- Limited company (Ltd.). A limited company has its liability limited to £1 (or €1 in Ireland) per shareholder for any debts it incurs—so if you have five shareholders each investing £100k into your startup when it starts out, then each shareholder’s risk exposure is capped at £50k rather than £500k if you start out as an unincorporated partnership or unincorporated joint venture instead! It also means that only shareholders are considered responsible for what happens within a business; this prevents employees from being held accountable for their actions at work—which makes sense because otherwise corporations could be sued by anybody who felt wronged by an employee—and gives companies some protection against lawsuits filed by disgruntled customers who might feel like they were treated unfairly while purchasing goods or services from them.* Limited liability partnership (LLP). LLPs offer similar benefits as LLPs except there isn't any limit on how much money partners must contribute toward starting up costs before forming their own business entity.* Limited liability company (LLC). LLCs offer similar benefits as LLCs except there isn't any limit on how much money members must contribute toward starting up costs before forming their own legal structure
3. Get ready to register your company
It's important to choose a name that has not already been registered by another company.
- Company name: This is the official name of your new company and should be distinctive, memorable, relevant and easy to pronounce.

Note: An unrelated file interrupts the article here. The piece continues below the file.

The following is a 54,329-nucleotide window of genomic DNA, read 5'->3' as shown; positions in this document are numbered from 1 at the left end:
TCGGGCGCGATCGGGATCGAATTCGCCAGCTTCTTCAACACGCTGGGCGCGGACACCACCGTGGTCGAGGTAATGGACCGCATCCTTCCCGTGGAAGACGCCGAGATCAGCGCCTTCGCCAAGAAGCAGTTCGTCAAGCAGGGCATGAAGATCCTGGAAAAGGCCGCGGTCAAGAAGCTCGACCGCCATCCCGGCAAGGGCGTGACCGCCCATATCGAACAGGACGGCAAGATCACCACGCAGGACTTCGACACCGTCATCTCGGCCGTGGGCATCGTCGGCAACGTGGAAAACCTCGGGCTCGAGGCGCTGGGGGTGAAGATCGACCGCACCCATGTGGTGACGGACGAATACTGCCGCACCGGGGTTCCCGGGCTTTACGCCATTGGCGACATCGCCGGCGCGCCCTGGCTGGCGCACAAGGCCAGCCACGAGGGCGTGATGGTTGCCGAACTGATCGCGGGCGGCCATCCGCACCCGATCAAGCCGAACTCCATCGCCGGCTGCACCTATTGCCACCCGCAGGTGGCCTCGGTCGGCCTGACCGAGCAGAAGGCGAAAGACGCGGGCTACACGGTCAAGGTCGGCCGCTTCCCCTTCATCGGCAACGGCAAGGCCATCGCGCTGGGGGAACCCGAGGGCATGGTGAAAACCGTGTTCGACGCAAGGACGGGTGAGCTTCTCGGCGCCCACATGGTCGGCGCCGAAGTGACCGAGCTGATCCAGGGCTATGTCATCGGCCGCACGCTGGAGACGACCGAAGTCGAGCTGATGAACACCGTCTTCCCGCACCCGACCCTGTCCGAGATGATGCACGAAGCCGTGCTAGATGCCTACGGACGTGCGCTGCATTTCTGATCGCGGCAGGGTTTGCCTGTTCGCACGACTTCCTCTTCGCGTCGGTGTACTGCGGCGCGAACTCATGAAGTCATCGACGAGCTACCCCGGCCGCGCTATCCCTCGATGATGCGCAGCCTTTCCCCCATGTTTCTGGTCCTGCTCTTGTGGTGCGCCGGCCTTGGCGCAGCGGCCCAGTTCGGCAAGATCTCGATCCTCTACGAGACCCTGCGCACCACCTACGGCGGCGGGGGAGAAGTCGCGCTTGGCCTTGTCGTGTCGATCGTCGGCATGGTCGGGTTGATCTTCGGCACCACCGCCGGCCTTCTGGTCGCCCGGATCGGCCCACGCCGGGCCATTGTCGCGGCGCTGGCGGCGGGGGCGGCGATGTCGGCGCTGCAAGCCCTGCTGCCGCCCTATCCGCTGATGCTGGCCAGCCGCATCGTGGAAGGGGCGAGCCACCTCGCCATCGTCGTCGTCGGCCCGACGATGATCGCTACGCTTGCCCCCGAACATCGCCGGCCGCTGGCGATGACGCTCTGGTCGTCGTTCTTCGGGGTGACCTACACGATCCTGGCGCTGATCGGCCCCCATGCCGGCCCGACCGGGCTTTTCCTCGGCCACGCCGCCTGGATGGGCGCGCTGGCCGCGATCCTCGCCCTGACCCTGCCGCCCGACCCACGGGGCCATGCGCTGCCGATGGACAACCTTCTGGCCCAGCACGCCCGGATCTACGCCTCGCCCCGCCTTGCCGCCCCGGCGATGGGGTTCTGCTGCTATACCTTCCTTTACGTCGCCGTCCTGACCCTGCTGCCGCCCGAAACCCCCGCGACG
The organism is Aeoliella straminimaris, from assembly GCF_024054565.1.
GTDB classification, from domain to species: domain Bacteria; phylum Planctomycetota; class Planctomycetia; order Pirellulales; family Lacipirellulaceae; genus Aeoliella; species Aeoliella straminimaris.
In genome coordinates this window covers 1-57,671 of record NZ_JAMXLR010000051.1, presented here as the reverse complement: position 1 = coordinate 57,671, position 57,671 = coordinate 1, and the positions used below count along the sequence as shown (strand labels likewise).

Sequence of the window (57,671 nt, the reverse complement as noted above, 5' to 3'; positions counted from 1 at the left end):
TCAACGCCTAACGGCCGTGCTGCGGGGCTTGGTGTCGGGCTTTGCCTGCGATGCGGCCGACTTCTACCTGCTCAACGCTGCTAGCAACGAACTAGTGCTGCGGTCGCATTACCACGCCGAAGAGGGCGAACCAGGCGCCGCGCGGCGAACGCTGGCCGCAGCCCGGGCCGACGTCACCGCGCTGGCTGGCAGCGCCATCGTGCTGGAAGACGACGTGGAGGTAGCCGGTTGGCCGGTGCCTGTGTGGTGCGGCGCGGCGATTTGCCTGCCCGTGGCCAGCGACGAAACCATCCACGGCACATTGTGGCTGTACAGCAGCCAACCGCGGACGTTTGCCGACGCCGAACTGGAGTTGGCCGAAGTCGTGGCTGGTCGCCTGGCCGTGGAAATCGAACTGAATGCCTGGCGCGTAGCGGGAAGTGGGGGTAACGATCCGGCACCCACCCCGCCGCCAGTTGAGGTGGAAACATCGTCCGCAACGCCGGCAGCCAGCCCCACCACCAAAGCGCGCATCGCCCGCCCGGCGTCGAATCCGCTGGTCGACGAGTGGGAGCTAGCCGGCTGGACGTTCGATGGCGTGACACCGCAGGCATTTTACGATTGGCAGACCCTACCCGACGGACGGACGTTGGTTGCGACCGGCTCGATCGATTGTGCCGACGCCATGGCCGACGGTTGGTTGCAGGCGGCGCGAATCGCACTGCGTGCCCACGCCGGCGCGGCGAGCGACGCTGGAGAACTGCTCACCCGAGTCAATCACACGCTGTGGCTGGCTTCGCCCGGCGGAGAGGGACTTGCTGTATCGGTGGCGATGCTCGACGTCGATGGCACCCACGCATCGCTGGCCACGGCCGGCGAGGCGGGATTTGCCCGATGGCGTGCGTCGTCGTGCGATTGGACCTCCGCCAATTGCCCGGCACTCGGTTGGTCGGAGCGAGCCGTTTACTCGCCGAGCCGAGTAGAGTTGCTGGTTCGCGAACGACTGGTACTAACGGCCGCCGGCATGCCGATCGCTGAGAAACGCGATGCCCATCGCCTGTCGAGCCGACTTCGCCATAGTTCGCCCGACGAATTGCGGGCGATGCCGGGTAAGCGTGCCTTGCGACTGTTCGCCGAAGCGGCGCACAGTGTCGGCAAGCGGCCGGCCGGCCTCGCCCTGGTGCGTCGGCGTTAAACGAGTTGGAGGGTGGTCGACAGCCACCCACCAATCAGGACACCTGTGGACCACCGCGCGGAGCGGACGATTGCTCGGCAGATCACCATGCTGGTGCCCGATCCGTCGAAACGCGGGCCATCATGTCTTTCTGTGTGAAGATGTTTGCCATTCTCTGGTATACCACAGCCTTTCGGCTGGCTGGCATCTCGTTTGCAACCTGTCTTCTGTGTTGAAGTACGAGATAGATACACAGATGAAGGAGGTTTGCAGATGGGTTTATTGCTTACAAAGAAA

- Address: You will also need to provide an address for your business (which can be any UK address). If you don't have an office yet, you can use a PO Box until you do.
4. Confirm your business address
- Confirm your business address
Using the same address for your business and registered office is recommended. The address must be a place where you can receive mail and visitors, and it must be in the UK. It can also be used as a place where you can meet with employees if they are not based at your main premises or if they live far away from those premises.
5. Consider registering for VAT
VAT (Value-Added Tax) is a tax on the supply of goods and services. It’s charged at 20% on most goods and services, although 5% is charged on some items like food, books and children’s clothes. Certain services are also exempt from VAT such as banking, legal advice and charities. If you need to pay VAT, you should register for it before your company opens its doors to customers by submitting an application form VIES01A to HMRC.
6. Register your company at Companies House
The company's registered address and registered office must be the same. The registered office is where your company will be managed, so you should choose a place that has easy access to public transport and local amenities. This can be anywhere in the UK, but it must be within five miles of the address where your business is physically located. The advantage of having an office outside of London is that you don't have to pay council tax on commercial property (which can add up quickly).